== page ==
Forum for Science, Industry and Business

Sponsored by:     3M 
Search our Site:

 

Anti-aging elixir for solar cells

03.07.2012
Photovoltaic modules deliver power without risks to the environment and climate. But solar-power is expensive. Therefore, it is imperative that the modules last as long as possible, 25 years or more. Fraunhofer researchers in the USA are now investigating materials to protect solar cells from environmental influences to meet that goal.

Sometimes it‘s just a couple of cents that decide the success or failure of a technology. As long as solar power, for instance, is still more expensive than energy extracted from fossil fuels, photovoltaics will not be competitive on the broad open market.


In this mechanical test stand the researcher examines the quality of silicone-encased solar modules. (© Fraunhofer CSE)

“Power generation from solar energy continues to be reliant on public subsidies – this is no different in the USA than in Germany,” explains Christian Hoepfner, Scientific Director of the Fraunhofer Center for Sustainable Energy Systems CSE in Cambridge, Massachusetts, USA. “If we want renewable energy to penetrate the global market over the long term, then we must ensure it gets cheaper.”

There are no silver bullets to reach this target: Efficiency cannot be arbitrarily increased, and it is expensive to produce solar cells and modules. If you want to change something here, you have to solve a puzzle with many variables: Engineering teams around the world are searching for new technologies and production methods to make cells and modules cheaper, more efficient, more durable and reliable.

Silicone – steady and resilient
Silicone is one of the promising materials. It is a highly unusual substance – neither inorganic crystal nor organic polymer – but related to both. While PV modules have been encapsulated with silicones, until now, however, they were not widely used for laminating solar modules. Lamination is a protective coating that surrounds the fragile silicon wafer. Today most manufacturers of photovoltaic cells use ethylene-vinyl acetate, or EVA for short.

In order to determine if silicone could replace the ethylene-vinyl acetate a team of experts worked together: researchers from Fraunhofer and from Dow Corning Corporation, the world‘s largest manufacturer of silicones used in medical technology, cosmetics, the automotive industry, paper processing and electronics. The scientists coated photovoltaic cells with liquid silicone. “When the silicone hardens, it encases the cells; the electronic components thus have optimal protection,” says project Manager Rafal Mickiewicz. The experts at CSE constructed prototypes from the silicone-laminated cells, and tested these photovoltaic modules in a climate chamber at low temperatures and under cyclic loads. Afterwards the module performance was tested with a light flasher. In addition the researchers used electro-luminescence-imaging for the detection of micro cracks. A comparison of the results with those of conventional solar modules proved that silicone-encased photovoltaic modules are more resistant to cyclic loading of the type modules experience in strong winds, in particular at a frosty minus 40 degrees Celsius.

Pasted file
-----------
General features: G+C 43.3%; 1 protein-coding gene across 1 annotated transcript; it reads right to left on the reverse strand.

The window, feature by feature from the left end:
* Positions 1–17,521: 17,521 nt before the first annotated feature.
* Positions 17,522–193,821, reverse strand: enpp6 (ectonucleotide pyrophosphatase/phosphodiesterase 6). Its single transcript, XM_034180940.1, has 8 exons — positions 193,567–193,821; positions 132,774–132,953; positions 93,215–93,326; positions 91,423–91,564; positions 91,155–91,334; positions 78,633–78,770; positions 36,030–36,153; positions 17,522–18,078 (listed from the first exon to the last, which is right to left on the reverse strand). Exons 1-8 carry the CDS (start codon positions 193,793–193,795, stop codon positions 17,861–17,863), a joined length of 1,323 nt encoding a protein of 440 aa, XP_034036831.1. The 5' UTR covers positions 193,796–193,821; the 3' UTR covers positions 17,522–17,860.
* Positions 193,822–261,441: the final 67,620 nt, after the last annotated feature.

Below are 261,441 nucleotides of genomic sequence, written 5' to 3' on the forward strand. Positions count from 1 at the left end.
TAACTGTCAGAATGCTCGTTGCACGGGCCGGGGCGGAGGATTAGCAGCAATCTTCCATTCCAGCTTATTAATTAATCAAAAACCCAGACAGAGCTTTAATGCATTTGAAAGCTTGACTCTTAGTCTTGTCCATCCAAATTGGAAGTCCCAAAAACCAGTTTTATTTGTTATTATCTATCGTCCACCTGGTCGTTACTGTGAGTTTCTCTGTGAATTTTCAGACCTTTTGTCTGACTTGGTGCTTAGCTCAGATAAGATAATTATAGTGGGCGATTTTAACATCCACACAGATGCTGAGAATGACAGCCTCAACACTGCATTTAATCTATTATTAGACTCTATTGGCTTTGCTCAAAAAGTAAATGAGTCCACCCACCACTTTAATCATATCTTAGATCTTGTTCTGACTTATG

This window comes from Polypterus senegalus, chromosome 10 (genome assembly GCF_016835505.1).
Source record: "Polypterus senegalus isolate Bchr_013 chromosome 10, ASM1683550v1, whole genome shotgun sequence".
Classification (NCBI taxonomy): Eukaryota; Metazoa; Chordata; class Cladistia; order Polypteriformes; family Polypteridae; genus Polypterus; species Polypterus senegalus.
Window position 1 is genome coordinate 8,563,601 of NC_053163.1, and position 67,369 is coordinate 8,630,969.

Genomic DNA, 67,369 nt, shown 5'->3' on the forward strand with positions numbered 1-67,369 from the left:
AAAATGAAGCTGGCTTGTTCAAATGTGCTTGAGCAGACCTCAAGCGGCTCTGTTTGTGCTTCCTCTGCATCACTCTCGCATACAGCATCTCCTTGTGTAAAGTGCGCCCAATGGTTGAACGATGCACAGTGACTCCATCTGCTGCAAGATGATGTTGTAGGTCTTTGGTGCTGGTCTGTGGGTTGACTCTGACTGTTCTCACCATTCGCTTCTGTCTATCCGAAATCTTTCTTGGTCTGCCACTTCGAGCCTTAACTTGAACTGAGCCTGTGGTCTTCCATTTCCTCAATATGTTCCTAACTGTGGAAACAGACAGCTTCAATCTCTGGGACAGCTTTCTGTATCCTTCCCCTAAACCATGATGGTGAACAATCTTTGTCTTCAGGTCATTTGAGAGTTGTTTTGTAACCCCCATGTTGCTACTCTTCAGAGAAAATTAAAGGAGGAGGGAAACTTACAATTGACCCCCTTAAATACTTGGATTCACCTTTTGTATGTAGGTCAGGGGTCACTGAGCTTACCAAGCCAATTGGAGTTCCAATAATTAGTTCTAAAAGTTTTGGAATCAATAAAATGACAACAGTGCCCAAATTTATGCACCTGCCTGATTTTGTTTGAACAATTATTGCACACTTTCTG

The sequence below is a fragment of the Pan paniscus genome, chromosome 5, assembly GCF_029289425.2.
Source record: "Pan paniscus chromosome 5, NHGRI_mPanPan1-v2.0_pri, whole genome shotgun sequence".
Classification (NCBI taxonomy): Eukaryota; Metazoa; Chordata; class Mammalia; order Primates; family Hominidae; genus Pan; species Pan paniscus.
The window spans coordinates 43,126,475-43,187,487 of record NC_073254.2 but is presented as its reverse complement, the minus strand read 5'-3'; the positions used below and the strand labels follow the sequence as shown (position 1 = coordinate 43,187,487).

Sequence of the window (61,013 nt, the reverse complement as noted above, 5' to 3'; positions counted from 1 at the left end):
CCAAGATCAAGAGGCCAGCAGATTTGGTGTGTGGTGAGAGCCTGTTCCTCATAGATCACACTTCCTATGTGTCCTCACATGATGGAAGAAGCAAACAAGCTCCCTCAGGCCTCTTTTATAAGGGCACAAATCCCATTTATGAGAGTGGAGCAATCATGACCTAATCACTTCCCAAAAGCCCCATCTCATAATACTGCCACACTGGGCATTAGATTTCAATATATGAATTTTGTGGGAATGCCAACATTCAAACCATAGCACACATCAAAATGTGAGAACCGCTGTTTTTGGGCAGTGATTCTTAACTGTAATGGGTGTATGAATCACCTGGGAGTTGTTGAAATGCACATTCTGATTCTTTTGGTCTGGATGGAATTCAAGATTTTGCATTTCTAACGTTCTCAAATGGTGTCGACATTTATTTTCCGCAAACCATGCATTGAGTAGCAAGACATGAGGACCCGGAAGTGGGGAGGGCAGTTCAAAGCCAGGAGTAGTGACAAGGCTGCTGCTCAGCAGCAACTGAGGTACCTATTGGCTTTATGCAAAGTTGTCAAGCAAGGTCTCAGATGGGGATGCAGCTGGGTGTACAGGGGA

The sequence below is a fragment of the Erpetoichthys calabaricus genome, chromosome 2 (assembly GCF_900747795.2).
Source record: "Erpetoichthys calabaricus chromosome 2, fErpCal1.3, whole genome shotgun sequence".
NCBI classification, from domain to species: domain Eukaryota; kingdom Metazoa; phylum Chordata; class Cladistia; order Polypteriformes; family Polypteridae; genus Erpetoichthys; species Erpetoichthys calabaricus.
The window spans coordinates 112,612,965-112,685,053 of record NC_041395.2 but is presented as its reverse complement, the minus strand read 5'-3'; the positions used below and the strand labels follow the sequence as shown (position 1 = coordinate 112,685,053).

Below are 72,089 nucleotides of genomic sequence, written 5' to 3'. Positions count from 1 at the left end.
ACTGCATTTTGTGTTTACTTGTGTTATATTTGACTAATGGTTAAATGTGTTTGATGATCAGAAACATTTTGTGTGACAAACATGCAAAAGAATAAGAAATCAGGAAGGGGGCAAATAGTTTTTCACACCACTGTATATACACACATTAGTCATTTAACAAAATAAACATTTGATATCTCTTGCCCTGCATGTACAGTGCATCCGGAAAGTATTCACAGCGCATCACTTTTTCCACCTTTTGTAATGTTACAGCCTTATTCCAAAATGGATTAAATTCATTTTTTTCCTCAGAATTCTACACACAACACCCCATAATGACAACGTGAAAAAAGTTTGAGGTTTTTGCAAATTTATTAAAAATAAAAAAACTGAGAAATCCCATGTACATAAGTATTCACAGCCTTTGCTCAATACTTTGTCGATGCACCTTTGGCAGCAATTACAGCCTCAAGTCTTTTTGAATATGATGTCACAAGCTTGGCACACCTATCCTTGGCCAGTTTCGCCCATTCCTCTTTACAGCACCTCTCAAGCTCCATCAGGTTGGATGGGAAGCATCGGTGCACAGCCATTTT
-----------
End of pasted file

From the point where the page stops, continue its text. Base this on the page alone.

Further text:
“Dow Corning Corporation collaborated with researchers at the Fraunhofer CSE Photovoltaic Modules Group for two years. This collaboration significantly improved our understanding of the materials requirements of our solar modules, particularly in regard to sustainability and output,” concludes Andy Goodwin, Global Science & Technology Manager, Dow Corning Solar Solutions.

In the meantime, the tests have been published at the 26th European Photovoltaics Solar Energy Conference in 2011. “The study results demonstrate that silicone lamination is well-suited for certain applications, because the silicone protects the fragile components on the inside well, and moreover, withstands severe temperature fluctuations. With this technology we can, for instance, make modules with thin Si cells more robust,” concludes Mickiewicz.

Dr. Christian Hoepfner | Fraunhofer-Institute